Many of the NRD's flood risk reduction projects lower flood risk while enjoying the benefits of enhancing habitat essential for wildlife, including threatened and endangered species.
Large-scale flood reduction projects require partnerships and funding from local, state and federal agencies. Funding from federal agencies have habitat requirements under the Watershed Protection & Flood Prevention Act. The Soil Conservation Service at the Department of Agriculture provides planning assistance and construction funding for projects constructed by local sponsors such as Natural Resources Districts.
Most wildlife habitat on projects are established through acquisition of perpetual wetland and floodplain easements for flood management and storage purposes, for water quality and quantity improvement, and for fish and wildlife.
Wetlands provide habitats for sport fish, migratory birds, mammals, reptiles, and amphibians that rely on wetlands for shelter, breeding and feeding. They also provide unique habitat for endangered plants and animals. In addition to habitat, wetlands have beneficial microorganisms (called biofilm) that live on wetland plants and process some forms of pollution. Roots of wetland vegetation hold soils in place, thus stabilizing the banks of rivers and streams.
Many people think of bees and butterflies when they hear about pollinators, however, Nebraska has many other important pollinating insects including flies, beetles, and moths. These insects fly from flower to flower, which transfers pollen grains from the male part of the plant to the female part of the plant of the same species. This allows germination and fertilization.
The U.S. Department of Agriculture estimates that 1 in 3 bites of food requires an insect or small mammal to pollinate plants for production. Some of these foods are grown in Nebraska such as apples, cherries, pumpkins, strawberries, raspberries, tomatoes, grapes, and melons. Even chocolate and coffee require pollination from flies and stingless bees.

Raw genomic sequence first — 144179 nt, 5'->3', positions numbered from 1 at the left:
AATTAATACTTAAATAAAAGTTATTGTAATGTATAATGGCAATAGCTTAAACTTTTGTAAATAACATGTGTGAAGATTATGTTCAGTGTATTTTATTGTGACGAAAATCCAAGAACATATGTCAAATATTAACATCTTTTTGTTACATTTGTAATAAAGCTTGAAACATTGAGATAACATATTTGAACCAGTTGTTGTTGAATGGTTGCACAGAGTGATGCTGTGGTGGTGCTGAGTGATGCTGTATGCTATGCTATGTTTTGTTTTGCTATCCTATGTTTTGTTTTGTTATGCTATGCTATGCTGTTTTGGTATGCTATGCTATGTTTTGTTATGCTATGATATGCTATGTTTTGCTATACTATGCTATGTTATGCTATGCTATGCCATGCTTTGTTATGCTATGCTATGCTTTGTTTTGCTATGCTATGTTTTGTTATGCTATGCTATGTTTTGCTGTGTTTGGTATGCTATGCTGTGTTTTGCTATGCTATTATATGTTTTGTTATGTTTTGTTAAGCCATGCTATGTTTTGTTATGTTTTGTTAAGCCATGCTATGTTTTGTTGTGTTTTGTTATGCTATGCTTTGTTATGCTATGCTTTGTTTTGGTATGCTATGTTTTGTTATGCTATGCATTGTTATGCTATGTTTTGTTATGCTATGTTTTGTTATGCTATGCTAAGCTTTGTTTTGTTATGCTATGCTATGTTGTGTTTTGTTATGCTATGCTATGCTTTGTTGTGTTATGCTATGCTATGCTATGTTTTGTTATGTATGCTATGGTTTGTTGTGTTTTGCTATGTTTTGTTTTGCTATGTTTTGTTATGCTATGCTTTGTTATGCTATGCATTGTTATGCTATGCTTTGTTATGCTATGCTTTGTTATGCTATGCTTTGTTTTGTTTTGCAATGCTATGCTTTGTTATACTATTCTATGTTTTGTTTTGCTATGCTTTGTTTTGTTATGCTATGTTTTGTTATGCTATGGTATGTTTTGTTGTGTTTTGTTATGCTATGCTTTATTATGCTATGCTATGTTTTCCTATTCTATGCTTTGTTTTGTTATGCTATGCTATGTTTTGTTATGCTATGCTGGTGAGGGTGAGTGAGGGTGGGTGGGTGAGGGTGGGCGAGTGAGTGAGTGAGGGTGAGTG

You can take part by planting pollinator-friendly gardens and installing pollinator feeders. Adding native and flowering plants that bloom from spring through fall are most beneficial for pollinators. Native plants are important to include because they have pollen and nectar sources for native pollinators. Providing habitat for pollinators also ensures that our native ecosystems will remain healthy and productive. For a list of plants for Nebraska’s pollinators visit the Nebraska Extension website.
The Central Platte NRD is provides free pollinator feeder kits to the public. These kits include a feeder, nectar, pollinator information, and educational activities. The kits are available at the NRD office located at 215 Kaufman Ave in Grand Island, NE.
WILD Nebraska is an umbrella program of the Nebraska Game and Parks Commission that primarily delivers wildlife habitat management activities on private lands. This partnership with Nebraska’s 23 Natural Resources Districts is a key element in providing quality wildlife habitat across the state. Call your district office for more information on opportunities in your area. A list of district office locations and phone numbers is available at the link below. View district office locations
Corners for Wildlife